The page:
It’s imperative for anti-racists, in their words and actions, to reconfirm “equality” as a clear constitutional right for all Americans. The Trump years may have put a few dents in it but, to me that right seems still very much intact, as is the legal system that protects it. Witness the strong defense of voter rights, even by Republican judges and state election officials last winter, in the face of Trump’s efforts to deny the results of the November vote.
Finally, a word about competition. For a lot of Americans it's hard to imagine a world that isn't based on winning every round and every game, no matter what the game might be
It’s one thing if that game is the Super Bowl or designing the best microchip. It’s quite another if it’s a contest for racial dominance.
I can say, from my long experience as a competitor, that competition can be wonderful and positive, but it can also undercut efforts to build compromise, dialogue, mutual respect, collaboration, equality and team work—all essential to building a just society for all citizens.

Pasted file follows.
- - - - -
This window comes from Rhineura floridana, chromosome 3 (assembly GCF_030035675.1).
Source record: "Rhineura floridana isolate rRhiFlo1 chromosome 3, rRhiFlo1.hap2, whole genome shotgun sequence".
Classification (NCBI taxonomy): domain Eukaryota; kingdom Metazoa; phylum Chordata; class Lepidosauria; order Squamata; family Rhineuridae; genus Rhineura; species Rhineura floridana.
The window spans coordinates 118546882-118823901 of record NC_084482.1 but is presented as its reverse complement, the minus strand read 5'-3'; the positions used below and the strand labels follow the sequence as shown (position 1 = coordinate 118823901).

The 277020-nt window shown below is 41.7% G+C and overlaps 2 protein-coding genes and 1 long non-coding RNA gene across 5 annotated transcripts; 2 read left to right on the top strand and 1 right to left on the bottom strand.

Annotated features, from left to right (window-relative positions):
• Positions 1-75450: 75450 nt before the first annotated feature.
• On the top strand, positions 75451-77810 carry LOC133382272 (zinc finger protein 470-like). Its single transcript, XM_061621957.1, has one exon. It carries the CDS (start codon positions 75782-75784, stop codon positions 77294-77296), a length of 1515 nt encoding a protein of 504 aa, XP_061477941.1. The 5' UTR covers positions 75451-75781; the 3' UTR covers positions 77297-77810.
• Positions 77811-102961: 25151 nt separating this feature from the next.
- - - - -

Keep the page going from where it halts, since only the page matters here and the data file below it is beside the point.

How do we get there?
As the US inevitably becomes a nation of shared power among people of all colors, I think the wisest course of action is to shrug, “What’s the big deal?” and move on.
White supremacists will find it very hard to do that. I think the way to diminish their anger and fear is to move on—
~to the jobs and business opportunities that will come as we repair and improve our infrastructure,
~to the life improvements that will come from cleanly running operations of government agencies led by people of all colors,
~to the advances this nation will make as the talents, skills and leadership of all our citizens are recognized and utilized.
~to the accomplishments of kids of all colors who get good public schooling from teachers of all colors.
We’ve got a lot of work to do, and we need all hands on deck to do it all.
Let every citizen see and benefit from the results of an increasingly anti-racist nation. Fox News can’t hide the kind of progress that’s right in Americans’ faces, every day, as these changes roll out
More and more Americans will come to welcome such changes. Not all, perhaps. But more.